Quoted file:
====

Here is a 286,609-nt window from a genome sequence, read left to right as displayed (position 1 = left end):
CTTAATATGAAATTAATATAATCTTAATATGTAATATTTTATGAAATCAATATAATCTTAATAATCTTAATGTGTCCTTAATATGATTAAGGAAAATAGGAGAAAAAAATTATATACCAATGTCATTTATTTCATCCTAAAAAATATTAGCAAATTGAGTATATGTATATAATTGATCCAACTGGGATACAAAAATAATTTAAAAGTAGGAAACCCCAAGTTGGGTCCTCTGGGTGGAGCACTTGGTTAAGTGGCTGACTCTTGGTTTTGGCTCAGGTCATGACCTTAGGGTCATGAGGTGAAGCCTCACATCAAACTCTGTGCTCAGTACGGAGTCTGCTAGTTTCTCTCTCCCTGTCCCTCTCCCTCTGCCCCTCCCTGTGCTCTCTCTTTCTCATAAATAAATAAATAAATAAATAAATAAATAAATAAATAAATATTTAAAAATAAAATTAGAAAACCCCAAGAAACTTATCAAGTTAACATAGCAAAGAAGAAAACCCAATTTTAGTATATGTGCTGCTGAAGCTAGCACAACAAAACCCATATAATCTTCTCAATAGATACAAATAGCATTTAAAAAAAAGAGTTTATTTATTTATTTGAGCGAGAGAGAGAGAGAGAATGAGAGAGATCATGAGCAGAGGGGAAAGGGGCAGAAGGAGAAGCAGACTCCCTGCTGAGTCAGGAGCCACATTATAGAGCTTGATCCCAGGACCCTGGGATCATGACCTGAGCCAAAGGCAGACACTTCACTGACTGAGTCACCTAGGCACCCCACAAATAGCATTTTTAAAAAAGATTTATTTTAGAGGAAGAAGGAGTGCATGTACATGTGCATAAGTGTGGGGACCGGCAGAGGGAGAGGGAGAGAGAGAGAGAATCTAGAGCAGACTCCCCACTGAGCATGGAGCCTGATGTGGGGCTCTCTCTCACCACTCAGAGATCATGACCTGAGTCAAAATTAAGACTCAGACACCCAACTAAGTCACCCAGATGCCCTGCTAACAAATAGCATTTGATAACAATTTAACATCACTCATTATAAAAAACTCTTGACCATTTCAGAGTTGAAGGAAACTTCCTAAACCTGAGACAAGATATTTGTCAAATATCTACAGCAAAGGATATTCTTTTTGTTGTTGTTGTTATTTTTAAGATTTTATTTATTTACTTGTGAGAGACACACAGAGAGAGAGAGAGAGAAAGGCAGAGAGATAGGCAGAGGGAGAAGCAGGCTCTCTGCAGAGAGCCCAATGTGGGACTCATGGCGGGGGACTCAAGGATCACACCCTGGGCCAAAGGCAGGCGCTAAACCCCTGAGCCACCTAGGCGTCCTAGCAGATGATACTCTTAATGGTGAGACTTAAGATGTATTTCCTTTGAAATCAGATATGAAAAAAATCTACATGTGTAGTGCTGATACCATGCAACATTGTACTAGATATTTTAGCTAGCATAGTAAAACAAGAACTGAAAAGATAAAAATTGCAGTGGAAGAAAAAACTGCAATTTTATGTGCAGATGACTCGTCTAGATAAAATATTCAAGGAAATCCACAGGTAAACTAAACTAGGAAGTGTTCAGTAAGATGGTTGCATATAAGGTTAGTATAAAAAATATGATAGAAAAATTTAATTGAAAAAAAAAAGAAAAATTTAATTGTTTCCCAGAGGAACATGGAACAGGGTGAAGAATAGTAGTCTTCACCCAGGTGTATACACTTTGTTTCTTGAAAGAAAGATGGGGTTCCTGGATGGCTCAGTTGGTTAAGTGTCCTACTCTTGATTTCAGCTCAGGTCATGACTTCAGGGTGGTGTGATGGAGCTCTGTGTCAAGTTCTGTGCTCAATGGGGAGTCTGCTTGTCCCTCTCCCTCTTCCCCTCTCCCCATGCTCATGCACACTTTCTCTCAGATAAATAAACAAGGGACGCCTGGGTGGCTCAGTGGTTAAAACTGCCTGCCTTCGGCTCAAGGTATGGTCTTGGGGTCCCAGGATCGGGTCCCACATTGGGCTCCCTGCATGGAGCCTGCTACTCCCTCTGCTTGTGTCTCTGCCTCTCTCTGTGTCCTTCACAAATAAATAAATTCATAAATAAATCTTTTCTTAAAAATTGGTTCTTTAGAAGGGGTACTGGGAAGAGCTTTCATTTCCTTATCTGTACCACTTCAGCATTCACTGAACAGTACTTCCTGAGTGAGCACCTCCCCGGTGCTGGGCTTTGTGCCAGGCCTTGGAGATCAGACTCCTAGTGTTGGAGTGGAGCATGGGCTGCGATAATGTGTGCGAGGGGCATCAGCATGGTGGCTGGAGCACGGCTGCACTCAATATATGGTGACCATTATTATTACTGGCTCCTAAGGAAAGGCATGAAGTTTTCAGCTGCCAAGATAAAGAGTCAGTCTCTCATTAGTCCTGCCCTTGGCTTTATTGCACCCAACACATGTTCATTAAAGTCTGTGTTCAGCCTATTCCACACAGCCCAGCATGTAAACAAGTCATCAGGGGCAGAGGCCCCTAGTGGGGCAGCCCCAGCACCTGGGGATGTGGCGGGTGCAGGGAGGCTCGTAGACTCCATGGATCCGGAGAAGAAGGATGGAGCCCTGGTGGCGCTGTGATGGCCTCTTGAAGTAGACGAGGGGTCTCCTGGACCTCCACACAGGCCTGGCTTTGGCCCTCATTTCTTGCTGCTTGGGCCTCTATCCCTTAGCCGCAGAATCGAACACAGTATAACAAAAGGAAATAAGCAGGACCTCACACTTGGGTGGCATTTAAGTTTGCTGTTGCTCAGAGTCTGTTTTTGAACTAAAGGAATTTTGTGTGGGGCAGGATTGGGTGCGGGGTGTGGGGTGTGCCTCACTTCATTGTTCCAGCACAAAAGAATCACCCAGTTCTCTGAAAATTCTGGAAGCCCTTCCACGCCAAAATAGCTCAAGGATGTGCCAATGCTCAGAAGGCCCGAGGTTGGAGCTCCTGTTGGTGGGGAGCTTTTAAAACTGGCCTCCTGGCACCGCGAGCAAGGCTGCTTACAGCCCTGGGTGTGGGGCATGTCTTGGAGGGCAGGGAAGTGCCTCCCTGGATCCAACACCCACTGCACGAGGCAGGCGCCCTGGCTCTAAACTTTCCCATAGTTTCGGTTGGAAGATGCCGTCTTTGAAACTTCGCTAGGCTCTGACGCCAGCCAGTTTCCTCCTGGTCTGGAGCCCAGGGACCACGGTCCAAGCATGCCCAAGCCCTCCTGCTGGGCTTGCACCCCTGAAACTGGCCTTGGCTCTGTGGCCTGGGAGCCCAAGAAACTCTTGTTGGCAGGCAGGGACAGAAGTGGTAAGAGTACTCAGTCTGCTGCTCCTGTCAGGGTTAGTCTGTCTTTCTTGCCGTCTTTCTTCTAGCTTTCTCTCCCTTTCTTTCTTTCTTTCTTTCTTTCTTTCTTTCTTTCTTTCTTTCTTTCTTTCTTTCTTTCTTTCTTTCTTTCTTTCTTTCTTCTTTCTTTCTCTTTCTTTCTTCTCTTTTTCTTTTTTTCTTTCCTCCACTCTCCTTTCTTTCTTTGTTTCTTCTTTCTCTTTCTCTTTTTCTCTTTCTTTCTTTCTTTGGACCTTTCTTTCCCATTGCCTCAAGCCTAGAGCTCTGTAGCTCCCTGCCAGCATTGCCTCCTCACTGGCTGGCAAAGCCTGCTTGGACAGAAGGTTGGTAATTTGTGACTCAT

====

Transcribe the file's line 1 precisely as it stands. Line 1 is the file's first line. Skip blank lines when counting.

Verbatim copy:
Here is a 286,609-nt window from a genome sequence, read left to right as displayed (position 1 = left end):